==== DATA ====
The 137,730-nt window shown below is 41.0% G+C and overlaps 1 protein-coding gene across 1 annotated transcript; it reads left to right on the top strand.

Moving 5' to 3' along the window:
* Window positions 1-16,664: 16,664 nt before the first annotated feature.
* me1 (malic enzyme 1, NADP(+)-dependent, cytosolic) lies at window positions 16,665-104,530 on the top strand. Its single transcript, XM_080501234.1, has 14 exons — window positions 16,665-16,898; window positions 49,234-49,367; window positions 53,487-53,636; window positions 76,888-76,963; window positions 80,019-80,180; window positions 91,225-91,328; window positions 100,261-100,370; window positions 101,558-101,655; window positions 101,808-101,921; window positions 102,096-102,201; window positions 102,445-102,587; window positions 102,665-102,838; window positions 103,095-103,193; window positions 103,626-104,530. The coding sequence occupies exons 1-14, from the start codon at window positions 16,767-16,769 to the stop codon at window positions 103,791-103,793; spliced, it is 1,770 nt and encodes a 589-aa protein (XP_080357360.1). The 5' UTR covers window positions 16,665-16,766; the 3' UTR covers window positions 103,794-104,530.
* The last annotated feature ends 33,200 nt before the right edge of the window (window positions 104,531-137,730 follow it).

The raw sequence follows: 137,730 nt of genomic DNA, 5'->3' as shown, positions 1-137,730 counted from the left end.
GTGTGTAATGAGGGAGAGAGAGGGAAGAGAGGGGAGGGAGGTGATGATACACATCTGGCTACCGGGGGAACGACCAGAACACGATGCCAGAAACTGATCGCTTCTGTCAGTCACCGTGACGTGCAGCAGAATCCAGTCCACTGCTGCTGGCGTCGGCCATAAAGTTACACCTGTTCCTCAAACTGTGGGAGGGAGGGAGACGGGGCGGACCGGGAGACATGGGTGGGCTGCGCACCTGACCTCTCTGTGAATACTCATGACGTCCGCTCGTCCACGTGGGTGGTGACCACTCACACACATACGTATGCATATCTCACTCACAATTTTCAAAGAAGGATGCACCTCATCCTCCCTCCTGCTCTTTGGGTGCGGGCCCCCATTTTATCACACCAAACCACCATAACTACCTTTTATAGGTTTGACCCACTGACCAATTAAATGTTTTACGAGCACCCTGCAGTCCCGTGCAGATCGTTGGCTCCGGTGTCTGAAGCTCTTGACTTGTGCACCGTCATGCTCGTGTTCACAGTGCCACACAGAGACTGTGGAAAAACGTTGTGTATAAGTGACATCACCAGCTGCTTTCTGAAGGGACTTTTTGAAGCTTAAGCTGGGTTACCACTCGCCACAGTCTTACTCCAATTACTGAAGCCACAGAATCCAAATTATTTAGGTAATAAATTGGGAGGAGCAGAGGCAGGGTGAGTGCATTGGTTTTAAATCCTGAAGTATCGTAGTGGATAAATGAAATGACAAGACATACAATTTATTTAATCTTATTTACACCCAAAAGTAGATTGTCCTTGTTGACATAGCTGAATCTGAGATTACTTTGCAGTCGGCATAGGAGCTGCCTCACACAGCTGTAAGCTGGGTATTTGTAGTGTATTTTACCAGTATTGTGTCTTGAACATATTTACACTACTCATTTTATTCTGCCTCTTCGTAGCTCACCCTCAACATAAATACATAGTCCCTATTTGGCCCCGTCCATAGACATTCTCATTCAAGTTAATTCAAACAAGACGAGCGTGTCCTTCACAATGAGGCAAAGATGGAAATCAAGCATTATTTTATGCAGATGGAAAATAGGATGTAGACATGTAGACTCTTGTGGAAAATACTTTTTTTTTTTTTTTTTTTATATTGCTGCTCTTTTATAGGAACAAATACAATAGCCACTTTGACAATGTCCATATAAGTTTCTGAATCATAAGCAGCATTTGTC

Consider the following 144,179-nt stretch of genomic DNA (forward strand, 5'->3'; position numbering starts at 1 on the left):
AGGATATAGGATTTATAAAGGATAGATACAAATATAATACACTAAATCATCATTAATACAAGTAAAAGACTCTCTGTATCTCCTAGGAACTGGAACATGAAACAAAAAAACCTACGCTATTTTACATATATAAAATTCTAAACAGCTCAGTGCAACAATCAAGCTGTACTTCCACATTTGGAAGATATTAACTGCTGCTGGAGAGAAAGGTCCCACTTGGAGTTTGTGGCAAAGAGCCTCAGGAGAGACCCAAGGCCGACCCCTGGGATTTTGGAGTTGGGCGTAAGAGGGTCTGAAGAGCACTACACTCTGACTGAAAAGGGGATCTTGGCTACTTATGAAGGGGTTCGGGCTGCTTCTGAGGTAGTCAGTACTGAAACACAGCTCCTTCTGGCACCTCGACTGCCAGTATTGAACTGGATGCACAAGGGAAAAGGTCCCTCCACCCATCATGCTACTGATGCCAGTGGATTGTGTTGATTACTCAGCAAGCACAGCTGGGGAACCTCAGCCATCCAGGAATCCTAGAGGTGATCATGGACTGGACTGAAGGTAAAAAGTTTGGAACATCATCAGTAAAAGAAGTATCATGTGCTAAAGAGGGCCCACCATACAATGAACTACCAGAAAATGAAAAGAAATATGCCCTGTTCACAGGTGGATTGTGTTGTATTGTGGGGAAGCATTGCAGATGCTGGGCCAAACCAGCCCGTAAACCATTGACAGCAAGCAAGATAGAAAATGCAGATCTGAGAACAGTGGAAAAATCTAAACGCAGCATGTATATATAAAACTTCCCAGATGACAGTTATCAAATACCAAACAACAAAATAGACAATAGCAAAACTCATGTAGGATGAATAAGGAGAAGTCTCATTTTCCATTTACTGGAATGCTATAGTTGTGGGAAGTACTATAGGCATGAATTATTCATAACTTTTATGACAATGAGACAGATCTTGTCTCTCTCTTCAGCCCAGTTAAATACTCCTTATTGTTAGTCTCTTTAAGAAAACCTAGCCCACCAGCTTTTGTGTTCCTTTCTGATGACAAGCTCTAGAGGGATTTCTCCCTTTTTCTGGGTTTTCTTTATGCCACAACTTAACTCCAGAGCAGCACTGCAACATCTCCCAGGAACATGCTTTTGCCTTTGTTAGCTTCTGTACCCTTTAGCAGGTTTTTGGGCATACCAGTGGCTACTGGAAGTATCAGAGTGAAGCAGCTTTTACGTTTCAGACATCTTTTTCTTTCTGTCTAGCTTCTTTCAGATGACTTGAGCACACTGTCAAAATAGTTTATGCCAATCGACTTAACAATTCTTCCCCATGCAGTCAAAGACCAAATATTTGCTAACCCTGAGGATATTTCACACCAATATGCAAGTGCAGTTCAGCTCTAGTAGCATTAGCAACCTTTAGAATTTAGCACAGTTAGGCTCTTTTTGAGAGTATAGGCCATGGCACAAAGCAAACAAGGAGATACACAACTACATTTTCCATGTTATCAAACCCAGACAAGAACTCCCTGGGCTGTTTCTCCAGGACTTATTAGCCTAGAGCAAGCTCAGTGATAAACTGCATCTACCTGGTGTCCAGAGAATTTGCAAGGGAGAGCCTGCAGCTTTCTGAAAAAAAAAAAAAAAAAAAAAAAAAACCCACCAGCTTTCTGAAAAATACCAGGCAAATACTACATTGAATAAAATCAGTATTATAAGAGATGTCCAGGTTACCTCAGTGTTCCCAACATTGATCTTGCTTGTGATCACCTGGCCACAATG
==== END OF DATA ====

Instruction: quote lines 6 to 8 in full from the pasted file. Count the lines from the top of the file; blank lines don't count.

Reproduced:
The raw sequence follows: 137,730 nt of genomic DNA, 5'->3' as shown, positions 1-137,730 counted from the left end.
GTGTGTAATGAGGGAGAGAGAGGGAAGAGAGGGGAGGGAGGTGATGATACACATCTGGCTACCGGGGGAACGACCAGAACACGATGCCAGAAACTGATCGCTTCTGTCAGTCACCGTGACGTGCAGCAGAATCCAGTCCACTGCTGCTGGCGTCGGCCATAAAGTTACACCTGTTCCTCAAACTGTGGGAGGGAGGGAGACGGGGCGGACCGGGAGACATGGGTGGGCTGCGCACCTGACCTCTCTGTGAATACTCATGACGTCCGCTCGTCCACGTGGGTGGTGACCACTCACACACATACGTATGCATATCTCACTCACAATTTTCAAAGAAGGATGCACCTCATCCTCCCTCCTGCTCTTTGGGTGCGGGCCCCCATTTTATCACACCAAACCACCATAACTACCTTTTATAGGTTTGACCCACTGACCAATTAAATGTTTTACGAGCACCCTGCAGTCCCGTGCAGATCGTTGGCTCCGGTGTCTGAAGCTCTTGACTTGTGCACCGTCATGCTCGTGTTCACAGTGCCACACAGAGACTGTGGAAAAACGTTGTGTATAAGTGACATCACCAGCTGCTTTCTGAAGGGACTTTTTGAAGCTTAAGCTGGGTTACCACTCGCCACAGTCTTACTCCAATTACTGAAGCCACAGAATCCAAATTATTTAGGTAATAAATTGGGAGGAGCAGAGGCAGGGTGAGTGCATTGGTTTTAAATCCTGAAGTATCGTAGTGGATAAATGAAATGACAAGACATACAATTTATTTAATCTTATTTACACCCAAAAGTAGATTGTCCTTGTTGACATAGCTGAATCTGAGATTACTTTGCAGTCGGCATAGGAGCTGCCTCACACAGCTGTAAGCTGGGTATTTGTAGTGTATTTTACCAGTATTGTGTCTTGAACATATTTACACTACTCATTTTATTCTGCCTCTTCGTAGCTCACCCTCAACATAAATACATAGTCCCTATTTGGCCCCGTCCATAGACATTCTCATTCAAGTTAATTCAAACAAGACGAGCGTGTCCTTCACAATGAGGCAAAGATGGAAATCAAGCATTATTTTATGCAGATGGAAAATAGGATGTAGACATGTAGACTCTTGTGGAAAATACTTTTTTTTTTTTTTTTTTTATATTGCTGCTCTTTTATAGGAACAAATACAATAGCCACTTTGACAATGTCCATATAAGTTTCTGAATCATAAGCAGCATTTGTC

Consider the following 144,179-nt stretch of genomic DNA (forward strand, 5'->3'; position numbering starts at 1 on the left):